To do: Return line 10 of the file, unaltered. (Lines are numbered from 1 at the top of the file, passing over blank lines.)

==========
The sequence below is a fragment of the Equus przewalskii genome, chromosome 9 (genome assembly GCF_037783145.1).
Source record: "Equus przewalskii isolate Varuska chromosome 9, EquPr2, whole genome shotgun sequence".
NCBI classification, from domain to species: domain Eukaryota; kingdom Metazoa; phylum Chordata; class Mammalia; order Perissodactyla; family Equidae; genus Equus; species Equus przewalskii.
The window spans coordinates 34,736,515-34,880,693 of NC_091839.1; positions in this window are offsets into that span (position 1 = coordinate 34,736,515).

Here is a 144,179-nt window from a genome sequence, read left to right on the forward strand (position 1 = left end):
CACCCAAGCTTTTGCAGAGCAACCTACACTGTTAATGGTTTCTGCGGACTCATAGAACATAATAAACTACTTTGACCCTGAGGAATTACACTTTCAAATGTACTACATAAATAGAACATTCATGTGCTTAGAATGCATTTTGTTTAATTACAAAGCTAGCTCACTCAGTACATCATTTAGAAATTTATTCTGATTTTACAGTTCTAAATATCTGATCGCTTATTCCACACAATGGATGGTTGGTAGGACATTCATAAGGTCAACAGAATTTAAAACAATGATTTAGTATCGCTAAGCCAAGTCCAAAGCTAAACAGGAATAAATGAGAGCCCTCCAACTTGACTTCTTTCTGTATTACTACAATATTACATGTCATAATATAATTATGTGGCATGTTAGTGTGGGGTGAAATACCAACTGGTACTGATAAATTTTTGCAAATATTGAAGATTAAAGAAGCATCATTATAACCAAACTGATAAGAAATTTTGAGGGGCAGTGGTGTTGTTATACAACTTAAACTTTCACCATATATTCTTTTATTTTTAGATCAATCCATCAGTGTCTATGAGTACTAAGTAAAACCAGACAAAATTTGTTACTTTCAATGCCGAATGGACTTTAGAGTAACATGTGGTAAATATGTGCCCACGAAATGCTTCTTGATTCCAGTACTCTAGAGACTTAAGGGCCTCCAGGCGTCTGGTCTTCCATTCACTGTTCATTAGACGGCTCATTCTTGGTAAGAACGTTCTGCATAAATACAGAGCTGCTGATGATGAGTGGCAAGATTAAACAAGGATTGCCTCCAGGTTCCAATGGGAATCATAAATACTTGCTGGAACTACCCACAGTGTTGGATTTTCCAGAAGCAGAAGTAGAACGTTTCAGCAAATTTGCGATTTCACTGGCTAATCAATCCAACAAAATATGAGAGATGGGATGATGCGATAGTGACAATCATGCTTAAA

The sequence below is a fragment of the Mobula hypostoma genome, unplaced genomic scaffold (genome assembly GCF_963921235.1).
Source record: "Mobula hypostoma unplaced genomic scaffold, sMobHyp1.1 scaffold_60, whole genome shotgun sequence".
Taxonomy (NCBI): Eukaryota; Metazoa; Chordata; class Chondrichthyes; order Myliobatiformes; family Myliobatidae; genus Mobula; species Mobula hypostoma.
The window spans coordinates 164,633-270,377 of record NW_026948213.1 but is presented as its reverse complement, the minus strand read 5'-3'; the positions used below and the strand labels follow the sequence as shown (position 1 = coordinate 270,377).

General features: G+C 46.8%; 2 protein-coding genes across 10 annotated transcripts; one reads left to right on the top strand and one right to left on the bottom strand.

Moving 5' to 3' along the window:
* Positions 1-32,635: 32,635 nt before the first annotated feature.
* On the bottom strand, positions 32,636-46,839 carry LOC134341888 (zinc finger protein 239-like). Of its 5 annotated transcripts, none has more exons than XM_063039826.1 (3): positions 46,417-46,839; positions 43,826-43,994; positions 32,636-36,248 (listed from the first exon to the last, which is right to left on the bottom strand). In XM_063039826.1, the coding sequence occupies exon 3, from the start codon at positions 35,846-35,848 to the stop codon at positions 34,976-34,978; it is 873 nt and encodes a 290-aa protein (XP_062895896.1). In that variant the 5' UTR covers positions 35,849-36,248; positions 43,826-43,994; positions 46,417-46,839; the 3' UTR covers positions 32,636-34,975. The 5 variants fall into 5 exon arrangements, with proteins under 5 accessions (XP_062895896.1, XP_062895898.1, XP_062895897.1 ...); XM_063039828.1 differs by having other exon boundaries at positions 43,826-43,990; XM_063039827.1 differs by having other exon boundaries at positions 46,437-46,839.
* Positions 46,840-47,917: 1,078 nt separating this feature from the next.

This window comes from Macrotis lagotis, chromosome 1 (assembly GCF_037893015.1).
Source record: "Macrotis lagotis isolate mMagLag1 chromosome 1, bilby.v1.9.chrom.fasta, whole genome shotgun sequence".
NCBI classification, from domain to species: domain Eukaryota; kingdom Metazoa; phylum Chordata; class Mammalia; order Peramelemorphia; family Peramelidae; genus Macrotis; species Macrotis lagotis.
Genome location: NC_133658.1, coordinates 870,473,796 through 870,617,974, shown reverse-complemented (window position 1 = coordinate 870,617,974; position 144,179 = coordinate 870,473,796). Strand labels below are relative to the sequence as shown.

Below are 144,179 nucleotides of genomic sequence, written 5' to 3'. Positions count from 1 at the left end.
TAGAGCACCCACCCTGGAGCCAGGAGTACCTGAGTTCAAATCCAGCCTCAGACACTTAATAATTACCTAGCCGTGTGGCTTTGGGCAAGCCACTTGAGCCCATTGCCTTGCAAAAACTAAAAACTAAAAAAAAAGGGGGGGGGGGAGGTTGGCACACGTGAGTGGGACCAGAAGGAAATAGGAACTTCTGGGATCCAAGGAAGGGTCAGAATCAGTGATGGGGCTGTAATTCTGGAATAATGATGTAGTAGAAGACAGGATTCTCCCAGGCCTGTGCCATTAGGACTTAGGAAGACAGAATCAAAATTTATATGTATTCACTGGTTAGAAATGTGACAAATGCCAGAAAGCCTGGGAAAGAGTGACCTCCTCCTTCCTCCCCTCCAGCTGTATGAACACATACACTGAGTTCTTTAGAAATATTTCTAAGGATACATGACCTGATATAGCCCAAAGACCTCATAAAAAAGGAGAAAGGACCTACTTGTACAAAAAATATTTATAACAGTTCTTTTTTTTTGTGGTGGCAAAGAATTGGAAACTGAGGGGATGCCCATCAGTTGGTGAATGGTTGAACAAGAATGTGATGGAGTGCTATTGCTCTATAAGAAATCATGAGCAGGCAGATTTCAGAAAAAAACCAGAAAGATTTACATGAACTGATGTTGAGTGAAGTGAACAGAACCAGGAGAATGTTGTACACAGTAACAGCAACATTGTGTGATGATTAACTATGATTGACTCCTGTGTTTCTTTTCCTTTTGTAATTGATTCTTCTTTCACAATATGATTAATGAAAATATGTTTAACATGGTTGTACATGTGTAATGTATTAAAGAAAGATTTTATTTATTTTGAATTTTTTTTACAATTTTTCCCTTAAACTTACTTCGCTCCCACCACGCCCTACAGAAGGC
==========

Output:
The window spans coordinates 164,633-270,377 of record NW_026948213.1 but is presented as its reverse complement, the minus strand read 5'-3'; the positions used below and the strand labels follow the sequence as shown (position 1 = coordinate 270,377).